only a small space for writing since this is a document for your
Ask One Critical
Question. You’ll notice that the checklist asks whether there is a
medical history of the specific problem or difficulty with the
particular part of the body before the accident. Avoid being
blindsided by a devastating cross-examination. Think about the most
effective area of adverse questioning and then ask your client on
the form whether that danger exists.
Keep the Other Side
In most litigation,
you have limited time to spend on a case. The pressures of other cases
often prevent you from doing everything that needs to be done on the
case you want to move forward. The other side has the same problem.
Therefore, if you can force opposing counsel to spend his or her time in
ways that don’t attack you, you will accomplish a great deal. If you are
the first to move, the other side has to react. While the other side is
reacting, you can prepare for your next move.
I am not talking
only about keeping the other side in a reactive mode during discovery,
which is the most common method of keeping the other side off balance. I
am talking about using this method during the entire course of the
litigation. If you can force the other side to use its available limited
time for the case in reacting to you, they will not be moving their own
side of the case forward. The following strategies can help you keep
your opponent off balance.
Tolerate Nonresponsive Answers. When paragraphs in the answer don’t seem
to apply to the case at hand, don’t ignore them. The defense might know
something that you don’t. Find out about these items, particularly if
the statute of limitations has been asserted and time is running out. In
addition, by attacking the answer in the opening weeks of the case, you
put the defense attorney to work responding instead of moving the
defense discovery forward.
A good way to attack
a nonresponsive answer paragraph is to fire off a request for admission
that states the opposite, demanding that the defendant admit or deny it.
Defense counsel then might have to admit a present lack of information
to support the defense, which could lead to the possibility of sanctions
under the Federal Rules of Civil Procedure Rule 11 — a satisfying
byproduct of your countermove. This tactic also can help to make the
defense more cooperative during discovery, since you could have the
leverage of an unresolved Rule 11 violation by the defense.
Assuming that the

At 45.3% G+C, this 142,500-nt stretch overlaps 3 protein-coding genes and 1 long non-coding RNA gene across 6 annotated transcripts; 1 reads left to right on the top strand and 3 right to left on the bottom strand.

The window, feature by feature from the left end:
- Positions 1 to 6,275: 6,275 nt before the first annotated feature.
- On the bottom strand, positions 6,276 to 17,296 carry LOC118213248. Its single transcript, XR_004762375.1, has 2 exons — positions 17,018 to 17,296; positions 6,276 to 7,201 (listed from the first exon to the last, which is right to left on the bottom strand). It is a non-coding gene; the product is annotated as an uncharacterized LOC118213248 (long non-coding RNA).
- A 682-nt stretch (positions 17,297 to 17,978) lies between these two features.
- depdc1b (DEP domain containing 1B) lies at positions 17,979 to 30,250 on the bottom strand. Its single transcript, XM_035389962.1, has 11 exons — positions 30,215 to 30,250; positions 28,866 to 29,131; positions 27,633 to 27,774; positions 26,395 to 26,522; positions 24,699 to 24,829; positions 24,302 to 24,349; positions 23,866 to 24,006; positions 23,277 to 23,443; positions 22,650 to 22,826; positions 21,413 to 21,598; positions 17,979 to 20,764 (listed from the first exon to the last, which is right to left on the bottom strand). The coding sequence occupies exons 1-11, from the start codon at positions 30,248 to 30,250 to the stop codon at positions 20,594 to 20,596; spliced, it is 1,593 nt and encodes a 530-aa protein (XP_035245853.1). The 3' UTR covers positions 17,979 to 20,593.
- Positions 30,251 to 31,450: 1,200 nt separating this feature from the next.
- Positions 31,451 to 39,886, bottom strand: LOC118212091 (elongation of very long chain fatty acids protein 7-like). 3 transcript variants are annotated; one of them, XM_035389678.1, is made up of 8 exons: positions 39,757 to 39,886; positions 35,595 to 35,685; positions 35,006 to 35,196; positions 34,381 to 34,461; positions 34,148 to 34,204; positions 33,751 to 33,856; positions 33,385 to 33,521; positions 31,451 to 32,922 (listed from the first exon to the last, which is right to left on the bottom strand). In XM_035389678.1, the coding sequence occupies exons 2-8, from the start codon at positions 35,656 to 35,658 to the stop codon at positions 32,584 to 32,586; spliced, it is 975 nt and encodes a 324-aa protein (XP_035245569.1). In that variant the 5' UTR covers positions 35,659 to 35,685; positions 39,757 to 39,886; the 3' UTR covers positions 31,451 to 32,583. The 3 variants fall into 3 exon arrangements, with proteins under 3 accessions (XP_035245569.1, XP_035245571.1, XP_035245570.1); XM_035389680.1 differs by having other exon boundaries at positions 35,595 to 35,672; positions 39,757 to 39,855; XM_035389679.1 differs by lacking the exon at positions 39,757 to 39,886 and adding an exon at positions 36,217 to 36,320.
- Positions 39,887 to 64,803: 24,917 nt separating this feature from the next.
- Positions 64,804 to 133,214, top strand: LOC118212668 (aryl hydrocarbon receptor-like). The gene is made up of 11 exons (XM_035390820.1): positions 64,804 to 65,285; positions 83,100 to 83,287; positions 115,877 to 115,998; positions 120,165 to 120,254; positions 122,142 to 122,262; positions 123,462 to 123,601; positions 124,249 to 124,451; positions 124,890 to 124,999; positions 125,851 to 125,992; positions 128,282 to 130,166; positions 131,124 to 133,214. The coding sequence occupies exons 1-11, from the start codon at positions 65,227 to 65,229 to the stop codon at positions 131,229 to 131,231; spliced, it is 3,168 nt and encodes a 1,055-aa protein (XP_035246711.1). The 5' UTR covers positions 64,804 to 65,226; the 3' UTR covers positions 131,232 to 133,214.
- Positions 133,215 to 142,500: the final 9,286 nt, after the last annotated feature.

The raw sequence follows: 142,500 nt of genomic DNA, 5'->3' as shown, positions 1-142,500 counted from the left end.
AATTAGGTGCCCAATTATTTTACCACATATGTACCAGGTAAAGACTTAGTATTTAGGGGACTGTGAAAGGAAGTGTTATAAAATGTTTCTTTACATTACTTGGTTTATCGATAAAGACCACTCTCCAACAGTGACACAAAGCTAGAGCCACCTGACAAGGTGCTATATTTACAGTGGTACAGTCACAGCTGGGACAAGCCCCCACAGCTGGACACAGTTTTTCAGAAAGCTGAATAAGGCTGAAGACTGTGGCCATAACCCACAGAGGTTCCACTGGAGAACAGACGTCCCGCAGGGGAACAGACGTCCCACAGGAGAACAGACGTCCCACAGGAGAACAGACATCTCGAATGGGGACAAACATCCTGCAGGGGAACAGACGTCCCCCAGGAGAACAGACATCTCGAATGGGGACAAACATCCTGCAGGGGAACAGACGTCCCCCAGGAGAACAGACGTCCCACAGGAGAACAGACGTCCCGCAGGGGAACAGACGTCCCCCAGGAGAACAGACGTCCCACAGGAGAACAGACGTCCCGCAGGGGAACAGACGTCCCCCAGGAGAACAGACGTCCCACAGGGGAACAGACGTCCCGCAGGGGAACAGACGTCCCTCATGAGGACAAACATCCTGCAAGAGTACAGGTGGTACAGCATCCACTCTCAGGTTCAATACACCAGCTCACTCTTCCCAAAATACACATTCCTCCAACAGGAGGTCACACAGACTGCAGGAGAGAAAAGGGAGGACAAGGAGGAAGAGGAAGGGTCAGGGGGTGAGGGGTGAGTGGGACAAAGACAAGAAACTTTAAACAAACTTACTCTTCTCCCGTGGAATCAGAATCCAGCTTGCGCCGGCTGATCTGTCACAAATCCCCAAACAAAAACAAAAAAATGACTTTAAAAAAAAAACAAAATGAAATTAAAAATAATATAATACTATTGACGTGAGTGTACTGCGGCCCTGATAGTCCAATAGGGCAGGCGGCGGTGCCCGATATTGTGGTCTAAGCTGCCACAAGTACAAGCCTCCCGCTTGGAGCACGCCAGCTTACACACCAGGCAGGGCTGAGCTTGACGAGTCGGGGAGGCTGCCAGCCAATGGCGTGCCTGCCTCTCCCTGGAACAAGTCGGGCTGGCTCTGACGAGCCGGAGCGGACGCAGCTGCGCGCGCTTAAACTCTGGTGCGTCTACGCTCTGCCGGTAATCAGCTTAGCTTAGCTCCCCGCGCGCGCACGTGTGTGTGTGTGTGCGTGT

answer raises the unwarranted defense of lack of proper service of
process, try sending a request such as the
Request for Admission to
Defendant (click to download).
interrogatories or requests aggressively. Most defense attorneys never
have grasped the power of responding to a complaint with both an answer
and a set of interrogatories. This simple tactic impresses the
plaintiff’s attorney, your defendant client and your client’s insurer
with your efficiency and dedication to the cause.
It’s important to
make that impression. Your defendant clients will listen to you best if
they think your team is aggressively defending. The insurer rarely sees
defense attorneys who immediately take the initiative; you will stand
out from the pack when the next defense case comes up for assignment.
Most importantly, this simple tactic requires the plaintiff’s attorney
to invest valuable time in responding to you rather than attacking you.
Whichever side takes the initiative in litigation and puts the other
side’s time assets into a responsive mode is the side that initially
controls the timing and course of discovery.
If your jurisdiction
is one that doesn’t require an initial exchange of information without
formal discovery, your answer should always be accompanied by your
initial set of interrogatories. But what if you are in federal court or
a state jurisdiction that requires an initial exchange of information
between the parties before the defendant can serve discovery
interrogatories? In such a jurisdiction, you can’t serve a set of
interrogatories with your answer. How do you still gain the initiative
and power of putting the plaintiff’s legal staff into responsive mode?
The answer: You can send letters that have the same effect as discovery,